Despite the widespread availability of new hepatitis C virus (HCV) treatments in places like the United States, Europe, the Middle East and parts of Southeast Asia, Chinese health authorities have yet to approve the breakthrough direct-acting antivirals, which can cure up to 90 percent of people in just weeks. As a result, a huge medical tourism industry between China and India has opened up, The Wall Street Journal reports.
Up to 10 million Chinese people are estimated to have hep C, which is fueling an overseas medical tourism industry for HCV cures that could be worth up to $50 billion, according to a recent analysis by international investment firm Founder Securities. Because of this, a number of Chinese companies have begun offering specially designed trips to India, where generic versions of hep C drugs Sovaldi (sofosbuvir) and Harvoni (sofosbuvir/ledipasvir) are sold at a much lower price than is offered in the rest of the world.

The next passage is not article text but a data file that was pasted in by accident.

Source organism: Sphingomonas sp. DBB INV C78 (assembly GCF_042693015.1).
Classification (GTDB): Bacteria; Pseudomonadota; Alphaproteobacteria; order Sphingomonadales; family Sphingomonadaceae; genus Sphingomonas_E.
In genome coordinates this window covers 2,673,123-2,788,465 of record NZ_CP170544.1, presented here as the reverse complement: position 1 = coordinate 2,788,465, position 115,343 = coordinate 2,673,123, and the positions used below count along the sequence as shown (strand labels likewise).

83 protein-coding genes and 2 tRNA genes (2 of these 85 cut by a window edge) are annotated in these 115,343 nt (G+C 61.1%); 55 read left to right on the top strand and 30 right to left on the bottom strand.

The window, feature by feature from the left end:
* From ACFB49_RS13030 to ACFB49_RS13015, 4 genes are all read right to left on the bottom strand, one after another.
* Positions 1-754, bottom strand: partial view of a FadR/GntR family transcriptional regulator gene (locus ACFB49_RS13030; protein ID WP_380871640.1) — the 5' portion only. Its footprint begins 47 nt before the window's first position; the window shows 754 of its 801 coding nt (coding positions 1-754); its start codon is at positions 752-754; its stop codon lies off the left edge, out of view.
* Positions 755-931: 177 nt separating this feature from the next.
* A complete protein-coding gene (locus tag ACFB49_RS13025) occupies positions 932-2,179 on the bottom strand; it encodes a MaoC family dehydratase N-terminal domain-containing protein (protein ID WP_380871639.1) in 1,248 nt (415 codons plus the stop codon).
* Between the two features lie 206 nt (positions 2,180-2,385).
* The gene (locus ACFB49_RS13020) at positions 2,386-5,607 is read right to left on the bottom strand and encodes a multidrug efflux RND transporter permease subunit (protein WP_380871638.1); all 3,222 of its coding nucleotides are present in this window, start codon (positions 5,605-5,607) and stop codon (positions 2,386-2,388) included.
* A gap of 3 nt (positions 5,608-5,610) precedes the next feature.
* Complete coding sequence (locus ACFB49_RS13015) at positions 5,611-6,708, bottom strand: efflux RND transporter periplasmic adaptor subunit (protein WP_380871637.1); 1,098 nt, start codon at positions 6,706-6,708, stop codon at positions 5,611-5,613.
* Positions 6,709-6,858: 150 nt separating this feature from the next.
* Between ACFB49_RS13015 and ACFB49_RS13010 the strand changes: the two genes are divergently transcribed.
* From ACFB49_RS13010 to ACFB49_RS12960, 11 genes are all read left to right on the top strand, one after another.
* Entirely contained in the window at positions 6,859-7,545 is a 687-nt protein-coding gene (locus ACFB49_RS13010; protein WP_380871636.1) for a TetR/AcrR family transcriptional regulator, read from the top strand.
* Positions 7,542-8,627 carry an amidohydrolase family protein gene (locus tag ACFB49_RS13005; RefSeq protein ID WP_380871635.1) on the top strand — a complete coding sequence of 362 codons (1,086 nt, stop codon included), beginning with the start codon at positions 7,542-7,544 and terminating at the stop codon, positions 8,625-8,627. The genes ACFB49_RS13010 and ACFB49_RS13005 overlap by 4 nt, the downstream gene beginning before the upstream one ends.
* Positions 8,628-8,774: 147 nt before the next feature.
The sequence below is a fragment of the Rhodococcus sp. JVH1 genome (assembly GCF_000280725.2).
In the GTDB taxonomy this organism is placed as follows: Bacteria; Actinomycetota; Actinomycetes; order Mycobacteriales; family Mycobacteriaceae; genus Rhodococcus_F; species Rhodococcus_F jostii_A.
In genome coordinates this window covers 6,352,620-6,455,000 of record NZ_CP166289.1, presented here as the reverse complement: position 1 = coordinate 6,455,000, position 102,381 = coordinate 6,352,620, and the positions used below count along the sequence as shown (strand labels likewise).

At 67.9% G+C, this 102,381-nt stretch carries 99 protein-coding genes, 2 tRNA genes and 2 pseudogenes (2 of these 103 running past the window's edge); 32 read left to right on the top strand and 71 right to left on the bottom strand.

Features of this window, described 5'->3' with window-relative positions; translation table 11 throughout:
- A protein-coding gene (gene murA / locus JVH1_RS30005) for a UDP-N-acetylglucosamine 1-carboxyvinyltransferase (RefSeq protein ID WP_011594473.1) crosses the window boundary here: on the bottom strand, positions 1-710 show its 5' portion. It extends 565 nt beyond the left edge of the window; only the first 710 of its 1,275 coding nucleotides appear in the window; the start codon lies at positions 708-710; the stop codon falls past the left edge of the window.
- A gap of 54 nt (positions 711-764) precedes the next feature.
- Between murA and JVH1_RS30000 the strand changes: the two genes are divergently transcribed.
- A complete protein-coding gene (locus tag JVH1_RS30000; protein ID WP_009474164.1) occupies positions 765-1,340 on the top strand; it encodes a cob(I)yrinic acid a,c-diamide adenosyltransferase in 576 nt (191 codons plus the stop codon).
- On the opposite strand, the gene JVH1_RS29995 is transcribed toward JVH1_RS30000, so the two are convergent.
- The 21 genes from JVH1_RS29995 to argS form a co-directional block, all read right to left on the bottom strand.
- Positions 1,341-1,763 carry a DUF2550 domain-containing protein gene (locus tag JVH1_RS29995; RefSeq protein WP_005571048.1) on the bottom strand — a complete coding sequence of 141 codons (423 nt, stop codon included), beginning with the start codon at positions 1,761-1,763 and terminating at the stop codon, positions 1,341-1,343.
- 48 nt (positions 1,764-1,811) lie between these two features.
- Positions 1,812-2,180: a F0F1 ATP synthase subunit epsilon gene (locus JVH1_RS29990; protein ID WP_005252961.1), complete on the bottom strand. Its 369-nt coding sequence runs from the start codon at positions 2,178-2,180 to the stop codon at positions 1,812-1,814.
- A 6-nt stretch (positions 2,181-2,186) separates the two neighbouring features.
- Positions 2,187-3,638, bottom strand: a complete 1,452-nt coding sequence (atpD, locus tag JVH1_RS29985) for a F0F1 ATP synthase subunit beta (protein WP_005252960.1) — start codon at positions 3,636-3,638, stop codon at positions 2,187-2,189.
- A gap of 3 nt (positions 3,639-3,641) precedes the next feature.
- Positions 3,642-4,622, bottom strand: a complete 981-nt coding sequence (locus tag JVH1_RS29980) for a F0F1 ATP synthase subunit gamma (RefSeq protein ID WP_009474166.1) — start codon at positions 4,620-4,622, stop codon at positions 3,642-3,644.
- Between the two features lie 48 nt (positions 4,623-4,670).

For example, 35,000 yuan ($5,332) can buy Chinese consumers a four-day package to New Delhi that includes medicines, a doctor consultation, round-trip flights, a four-star hotel and a half-day tour of the city. A similar trip to Bangladesh, where generic hep C treatment is also available, costs 30,000 yuan ($4,600).
HCV treatments from Gilead Sciences, Bristol-Myers Squibb and AbbVie are undergoing clinical trials in China and the companies are aiming for approvals in the “near future.”